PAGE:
Why did an omniscient, omnipotent god need ten tries to convince Pharaoh?
- All the water turned into blood. The Egyptians never recorded this. Nothing happened.
- Frogs. Millions of frogs! The Egyptians didn’t notice them either, so nothing happened.
- Lice. Nothing.
- Flies. Still Nothing.
- Pestilence to kill all the livestock. Nothing.
- Boils. Even the livestock... er... see 5 above.
- Thunder and hail. [Shrug]
- Locusts. Now this is just being silly. Still nothing.
- Make it dark for 3 days. You’ve guessed it. Nothing. Not even a marginal note in the official records.
- Kill all the ‘first born’, even the ‘maidservant behind the mill’ (what did she do?), and even the livestock, yet again. (And the Hebrews find lambs to sacrifice... even though they all died in the fifth plague).
But even then Pharaoh changed his mind again and sent the army after the Hebrews ... riding on horses ... er... that had all been killed in the fifth plague.
Amazing how inept an omniscient god can be when the story requires one.
Exodus. After Noah’s Ark, probably the second least plausible story in the Bible. (Tweet this)
- The Egyptian word Apiru (foreigner) may be the origin of the word Hebrew.
- The Hebrew word Pharaoh (land-owner or owner of an estate) has passed into modern usage as the generic term for the rulers of Ancient Egypt through it's association with Egypt in the Bible. It was never used in that context in Ancient Egypt.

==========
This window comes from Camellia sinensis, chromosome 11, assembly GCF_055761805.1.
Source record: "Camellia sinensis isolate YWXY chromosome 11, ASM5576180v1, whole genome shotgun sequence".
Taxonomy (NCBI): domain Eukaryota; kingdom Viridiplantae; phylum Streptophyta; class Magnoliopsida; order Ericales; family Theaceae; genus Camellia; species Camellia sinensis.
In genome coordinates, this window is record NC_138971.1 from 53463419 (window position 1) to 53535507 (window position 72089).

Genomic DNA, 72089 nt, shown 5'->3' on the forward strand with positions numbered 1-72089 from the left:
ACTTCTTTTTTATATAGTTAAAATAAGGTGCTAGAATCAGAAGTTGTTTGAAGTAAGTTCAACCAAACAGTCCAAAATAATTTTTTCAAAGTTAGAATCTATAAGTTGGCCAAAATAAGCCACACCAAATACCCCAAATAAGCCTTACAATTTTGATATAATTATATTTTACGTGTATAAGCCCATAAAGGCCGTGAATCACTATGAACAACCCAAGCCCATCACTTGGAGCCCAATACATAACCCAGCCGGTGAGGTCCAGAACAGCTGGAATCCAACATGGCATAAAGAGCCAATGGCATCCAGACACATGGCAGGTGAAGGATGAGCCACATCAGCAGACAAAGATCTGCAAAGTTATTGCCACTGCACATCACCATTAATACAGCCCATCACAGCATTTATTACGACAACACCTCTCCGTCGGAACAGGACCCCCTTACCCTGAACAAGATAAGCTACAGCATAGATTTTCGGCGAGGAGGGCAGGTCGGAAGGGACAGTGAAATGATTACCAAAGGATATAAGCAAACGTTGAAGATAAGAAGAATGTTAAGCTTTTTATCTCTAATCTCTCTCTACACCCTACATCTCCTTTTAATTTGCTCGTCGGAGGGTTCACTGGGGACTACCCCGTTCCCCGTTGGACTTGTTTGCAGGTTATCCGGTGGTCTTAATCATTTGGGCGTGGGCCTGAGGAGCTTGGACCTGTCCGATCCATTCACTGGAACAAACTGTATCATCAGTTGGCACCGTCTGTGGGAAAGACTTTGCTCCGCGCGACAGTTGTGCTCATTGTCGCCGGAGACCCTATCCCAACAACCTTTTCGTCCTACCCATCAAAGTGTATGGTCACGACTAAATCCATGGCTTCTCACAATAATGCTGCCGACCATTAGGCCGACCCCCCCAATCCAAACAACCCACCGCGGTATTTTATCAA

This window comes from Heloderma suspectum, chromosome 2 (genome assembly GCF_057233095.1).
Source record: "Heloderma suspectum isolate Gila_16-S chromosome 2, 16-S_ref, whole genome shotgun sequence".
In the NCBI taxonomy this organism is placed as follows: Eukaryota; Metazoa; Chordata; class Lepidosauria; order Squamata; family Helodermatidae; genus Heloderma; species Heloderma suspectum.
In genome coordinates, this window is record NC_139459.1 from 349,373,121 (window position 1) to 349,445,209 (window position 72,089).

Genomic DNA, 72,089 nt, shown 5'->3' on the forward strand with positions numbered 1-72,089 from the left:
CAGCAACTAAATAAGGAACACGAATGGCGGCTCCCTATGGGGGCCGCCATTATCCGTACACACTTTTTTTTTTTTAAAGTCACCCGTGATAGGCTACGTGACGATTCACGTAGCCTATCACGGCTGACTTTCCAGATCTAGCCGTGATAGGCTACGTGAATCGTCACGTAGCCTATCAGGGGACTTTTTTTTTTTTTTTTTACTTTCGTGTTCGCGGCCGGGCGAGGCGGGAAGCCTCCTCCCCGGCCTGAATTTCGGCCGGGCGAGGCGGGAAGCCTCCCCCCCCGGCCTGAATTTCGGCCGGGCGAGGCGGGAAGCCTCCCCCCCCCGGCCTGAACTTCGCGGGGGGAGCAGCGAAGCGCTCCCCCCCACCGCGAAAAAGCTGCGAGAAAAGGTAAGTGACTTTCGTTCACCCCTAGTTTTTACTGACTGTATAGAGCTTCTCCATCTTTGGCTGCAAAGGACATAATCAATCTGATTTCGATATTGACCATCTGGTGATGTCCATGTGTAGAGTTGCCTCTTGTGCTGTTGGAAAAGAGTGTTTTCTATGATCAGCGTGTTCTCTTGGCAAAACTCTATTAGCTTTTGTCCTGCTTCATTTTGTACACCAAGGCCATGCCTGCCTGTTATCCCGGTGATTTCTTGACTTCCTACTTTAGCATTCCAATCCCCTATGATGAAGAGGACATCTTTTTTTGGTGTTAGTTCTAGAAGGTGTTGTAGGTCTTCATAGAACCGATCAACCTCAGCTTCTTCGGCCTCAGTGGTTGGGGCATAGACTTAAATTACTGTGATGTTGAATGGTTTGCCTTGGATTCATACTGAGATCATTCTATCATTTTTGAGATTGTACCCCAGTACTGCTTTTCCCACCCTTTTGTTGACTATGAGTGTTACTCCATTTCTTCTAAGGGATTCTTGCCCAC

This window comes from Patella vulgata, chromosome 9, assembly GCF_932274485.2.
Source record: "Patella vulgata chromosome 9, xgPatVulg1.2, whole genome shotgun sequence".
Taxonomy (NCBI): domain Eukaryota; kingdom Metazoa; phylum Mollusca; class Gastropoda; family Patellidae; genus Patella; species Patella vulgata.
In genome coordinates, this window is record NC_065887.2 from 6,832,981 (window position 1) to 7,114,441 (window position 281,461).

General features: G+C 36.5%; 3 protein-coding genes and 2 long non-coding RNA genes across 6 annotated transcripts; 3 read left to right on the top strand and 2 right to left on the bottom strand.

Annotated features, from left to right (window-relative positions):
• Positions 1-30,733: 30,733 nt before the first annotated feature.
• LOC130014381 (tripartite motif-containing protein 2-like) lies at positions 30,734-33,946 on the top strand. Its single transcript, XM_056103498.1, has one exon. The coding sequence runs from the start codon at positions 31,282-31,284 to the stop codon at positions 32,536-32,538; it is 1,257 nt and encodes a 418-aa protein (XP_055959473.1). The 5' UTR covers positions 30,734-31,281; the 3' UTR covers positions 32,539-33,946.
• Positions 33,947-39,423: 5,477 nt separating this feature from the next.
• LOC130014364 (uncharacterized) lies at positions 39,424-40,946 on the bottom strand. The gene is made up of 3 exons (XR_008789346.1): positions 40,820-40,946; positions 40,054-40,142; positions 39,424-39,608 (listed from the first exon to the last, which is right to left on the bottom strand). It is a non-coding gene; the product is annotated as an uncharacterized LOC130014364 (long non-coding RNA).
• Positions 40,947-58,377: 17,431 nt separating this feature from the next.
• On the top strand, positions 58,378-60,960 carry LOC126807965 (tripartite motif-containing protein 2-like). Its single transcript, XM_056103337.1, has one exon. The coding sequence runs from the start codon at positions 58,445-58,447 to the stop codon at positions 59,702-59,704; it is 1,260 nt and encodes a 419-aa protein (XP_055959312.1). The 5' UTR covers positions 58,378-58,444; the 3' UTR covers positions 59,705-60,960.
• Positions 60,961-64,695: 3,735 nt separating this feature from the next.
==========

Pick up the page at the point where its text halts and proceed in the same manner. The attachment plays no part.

- Despite extensive searching by Israeli archaeologists, there is not a single piece of historical or archaeological evidence for any of the events or characters recorded in Exodus and there is no record in Egyptian history of a large foreign slave population, the destruction of the army or any of the plagues.
- The archaeological evidence shows that, at the time the events in Exodus purport to take place, the town of Jericho had no city wall. The events 'recorded' in Exodus appear to have occurred only in the minds of its author.
- There is tentative evidence to suggest the heretical monotheist Atenists were expelled from Egypt following the death of Akhenaten (formerly Amenhotep IV), their founder and father of Tutankhamen, in c.1335 BCE, and that they subsequently settled in Judea and merged with Judaism to become the Essene sect, so introducing monotheism to a former polytheist religion.